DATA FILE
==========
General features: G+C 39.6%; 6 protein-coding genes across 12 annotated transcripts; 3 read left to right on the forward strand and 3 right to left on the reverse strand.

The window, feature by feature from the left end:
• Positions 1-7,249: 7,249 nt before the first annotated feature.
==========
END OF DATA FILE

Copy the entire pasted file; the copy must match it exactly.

General features: G+C 39.6%; 6 protein-coding genes across 12 annotated transcripts; 3 read left to right on the forward strand and 3 right to left on the reverse strand.

The window, feature by feature from the left end:
• Positions 1-7,249: 7,249 nt before the first annotated feature.